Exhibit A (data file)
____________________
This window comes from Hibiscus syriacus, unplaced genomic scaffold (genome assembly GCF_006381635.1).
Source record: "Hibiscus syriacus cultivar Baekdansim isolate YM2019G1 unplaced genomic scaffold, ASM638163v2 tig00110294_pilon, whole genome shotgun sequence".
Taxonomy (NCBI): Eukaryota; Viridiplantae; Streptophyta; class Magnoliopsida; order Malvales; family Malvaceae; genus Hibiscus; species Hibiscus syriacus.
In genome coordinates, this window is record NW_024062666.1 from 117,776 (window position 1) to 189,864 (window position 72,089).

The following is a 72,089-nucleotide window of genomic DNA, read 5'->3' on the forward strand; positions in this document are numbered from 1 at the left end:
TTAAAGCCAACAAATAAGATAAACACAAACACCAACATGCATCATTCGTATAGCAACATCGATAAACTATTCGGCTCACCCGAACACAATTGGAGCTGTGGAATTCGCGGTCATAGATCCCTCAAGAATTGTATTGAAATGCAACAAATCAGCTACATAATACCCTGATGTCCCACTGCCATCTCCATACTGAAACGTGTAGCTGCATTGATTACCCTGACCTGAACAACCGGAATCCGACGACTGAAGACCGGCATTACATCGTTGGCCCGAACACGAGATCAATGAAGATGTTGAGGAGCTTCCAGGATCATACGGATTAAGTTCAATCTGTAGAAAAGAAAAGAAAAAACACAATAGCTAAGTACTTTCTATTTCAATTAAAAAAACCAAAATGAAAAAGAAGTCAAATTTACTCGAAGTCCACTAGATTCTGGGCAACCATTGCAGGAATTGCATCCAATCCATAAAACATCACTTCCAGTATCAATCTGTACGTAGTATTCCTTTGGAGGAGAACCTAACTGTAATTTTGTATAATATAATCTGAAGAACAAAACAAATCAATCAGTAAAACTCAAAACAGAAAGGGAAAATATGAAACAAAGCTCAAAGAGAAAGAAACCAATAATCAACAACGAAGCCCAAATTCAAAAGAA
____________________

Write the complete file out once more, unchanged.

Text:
This window comes from Hibiscus syriacus, unplaced genomic scaffold (genome assembly GCF_006381635.1).
Source record: "Hibiscus syriacus cultivar Baekdansim isolate YM2019G1 unplaced genomic scaffold, ASM638163v2 tig00110294_pilon, whole genome shotgun sequence".
Taxonomy (NCBI): Eukaryota; Viridiplantae; Streptophyta; class Magnoliopsida; order Malvales; family Malvaceae; genus Hibiscus; species Hibiscus syriacus.
In genome coordinates, this window is record NW_024062666.1 from 117,776 (window position 1) to 189,864 (window position 72,089).

The following is a 72,089-nucleotide window of genomic DNA, read 5'->3' on the forward strand; positions in this document are numbered from 1 at the left end:
TTAAAGCCAACAAATAAGATAAACACAAACACCAACATGCATCATTCGTATAGCAACATCGATAAACTATTCGGCTCACCCGAACACAATTGGAGCTGTGGAATTCGCGGTCATAGATCCCTCAAGAATTGTATTGAAATGCAACAAATCAGCTACATAATACCCTGATGTCCCACTGCCATCTCCATACTGAAACGTGTAGCTGCATTGATTACCCTGACCTGAACAACCGGAATCCGACGACTGAAGACCGGCATTACATCGTTGGCCCGAACACGAGATCAATGAAGATGTTGAGGAGCTTCCAGGATCATACGGATTAAGTTCAATCTGTAGAAAAGAAAAGAAAAAACACAATAGCTAAGTACTTTCTATTTCAATTAAAAAAACCAAAATGAAAAAGAAGTCAAATTTACTCGAAGTCCACTAGATTCTGGGCAACCATTGCAGGAATTGCATCCAATCCATAAAACATCACTTCCAGTATCAATCTGTACGTAGTATTCCTTTGGAGGAGAACCTAACTGTAATTTTGTATAATATAATCTGAAGAACAAAACAAATCAATCAGTAAAACTCAAAACAGAAAGGGAAAATATGAAACAAAGCTCAAAGAGAAAGAAACCAATAATCAACAACGAAGCCCAAATTCAAAAGAA